Around 10:20 a.m. Thursday, students at Cortland Elementary School who were taking the ISTEP+ stress test experienced freezing computer screens.
Those 19 fourth-graders, along with other students at Seymour Community Schools and schools across the state, noticed glitches just a month after the last stress test was declared a failure by many educators.
Thursday’s issues also came 13 days before Part I of the ISTEP+ testing window opens.
“When you put students in a testing situation, you want things to be flawless,” said Diane Altemeyer, principal of Cortland Elementary School and testing coordinator for Seymour Community Schools. “Unlike pencil and paper, using online puts you at the mercy of the company that provides the test.”
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The provider of that test is CTB/McGraw-Hill, which uses the stress test to determine if the computer systems at Hoosier school districts are able to connect to the company’s servers. Stress tests also allow the company to see if their servers can handle the high volume to avoid problems that might arise during the actual ISTEP+ test.
“This is not a student test. It’s a readiness test to make sure that the software and our computers are working,” Altemeyer said.
The stress test, given between 10 and 11 a.m. in the computer lab at Cortland, was overseen by Altemeyer and teachers.
Everything was going smoothly for students until the 10:20 a.m. mark when they started having issues with freezing computer screens. Other students involved with the stress test at Seymour and other school districts across the state also experienced problems 20 minutes into the testing period.
Altemeyer said the kids tried to resolve the issues by rebooting the computer they were using or switching to different computers.
“Overall, it was not as bad as the January test, but it’s still not ideal as far as the computers working correctly,” she said.
The initial stress test Jan. 10 proved to be a failure at schools across state.
Altemeyer said there were no problems that day from 9 to 10 a.m., but at 10 a.m. none of the computers would connect, and computers locked up, stopping anyone from logging into the system.
“Every school corporation in the state of Indiana was scheduled to test their computers at 10 a.m., and they all quit working,” she said.
She said corrections were made by the company, and that was the purpose of trying it out a second time Thursday.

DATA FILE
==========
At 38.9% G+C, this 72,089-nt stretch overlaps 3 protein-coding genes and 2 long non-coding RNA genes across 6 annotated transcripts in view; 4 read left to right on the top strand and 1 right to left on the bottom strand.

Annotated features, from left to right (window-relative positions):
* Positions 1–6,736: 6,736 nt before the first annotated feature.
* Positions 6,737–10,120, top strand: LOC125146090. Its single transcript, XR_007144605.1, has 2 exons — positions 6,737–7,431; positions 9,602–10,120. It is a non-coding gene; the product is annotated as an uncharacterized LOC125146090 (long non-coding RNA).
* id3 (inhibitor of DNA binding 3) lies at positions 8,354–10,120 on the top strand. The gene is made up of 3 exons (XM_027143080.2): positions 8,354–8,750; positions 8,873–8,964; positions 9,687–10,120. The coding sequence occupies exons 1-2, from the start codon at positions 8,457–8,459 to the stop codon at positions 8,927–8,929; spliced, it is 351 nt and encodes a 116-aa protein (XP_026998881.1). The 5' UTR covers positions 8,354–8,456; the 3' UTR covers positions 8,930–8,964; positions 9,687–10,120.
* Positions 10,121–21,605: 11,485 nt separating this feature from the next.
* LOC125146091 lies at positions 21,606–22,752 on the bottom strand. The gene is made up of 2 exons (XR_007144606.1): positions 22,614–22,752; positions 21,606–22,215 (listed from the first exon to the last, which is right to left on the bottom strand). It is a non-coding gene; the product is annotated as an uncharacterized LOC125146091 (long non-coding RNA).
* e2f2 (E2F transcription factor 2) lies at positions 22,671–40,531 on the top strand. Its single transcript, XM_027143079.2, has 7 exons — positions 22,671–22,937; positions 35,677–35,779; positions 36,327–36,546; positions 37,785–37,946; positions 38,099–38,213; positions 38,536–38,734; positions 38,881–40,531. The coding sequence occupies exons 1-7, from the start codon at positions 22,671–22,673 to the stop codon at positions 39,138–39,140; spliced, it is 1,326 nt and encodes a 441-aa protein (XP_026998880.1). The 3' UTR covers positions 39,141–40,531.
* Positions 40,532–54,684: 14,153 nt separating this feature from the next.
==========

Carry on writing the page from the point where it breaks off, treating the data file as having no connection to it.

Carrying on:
Principal Tom McCool said students at Brownstown Elementary School noticed some hiccups, too, though the situation was much better than last month.
Their stress test relied on a mixture of grade levels using Chromebooks. Like Cortland, freezing computer screens occurred around 10:20 a.m.
Unlike last month, however, students were able to continue and finish, just a lot slower than expected.
“Last time, it kicked kids off. But this time, kids were able to stay on and move forward,” McCool said. “I’m much more pleased than in the past.”
During the stress test, students could scroll through an array of questions and were able to ask questions of the teacher and chat, much different from what will happen Feb. 25 when the window for the first part of ISTEP+ testing begins.
Altemeyer said that, even though they are not graded on the stress test, it’s a way for students to become comfortable with the computer process.
“We’re using it as an instructional tool for students so they can have exposure and experience with the new test,” she said.
This year’s test will have technology-enhanced items on it, steering away from the multiple choice, one-click answers. For example, questions can have multiple answers, different parts (part A and part B) and drag-and-drop answers, and students will have to create graphs and grids.
“I don’t know that it’s anything they can’t do. It’s just different,” she said.
Crothersville and Medora schools both reported delays Thursday but nothing significant.
Chrystal Street, principal at Medora Community Schools, said there was some slight freezing of computers when students were trying to click on an answer, but they were able to continue the test just fine.
Altemeyer said she’s hoping to hear from the testing company soon to receive feedback on the problems that arose.
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“When you put students in a testing situation, you want things to be flawless. Unlike pencil and paper, using online puts you at the mercy of the company that provides the test.”
Diane Altemeyer, principal of Cortland Elementary School and testing coordinator for Seymour Community Schools, on ISTEP+ testing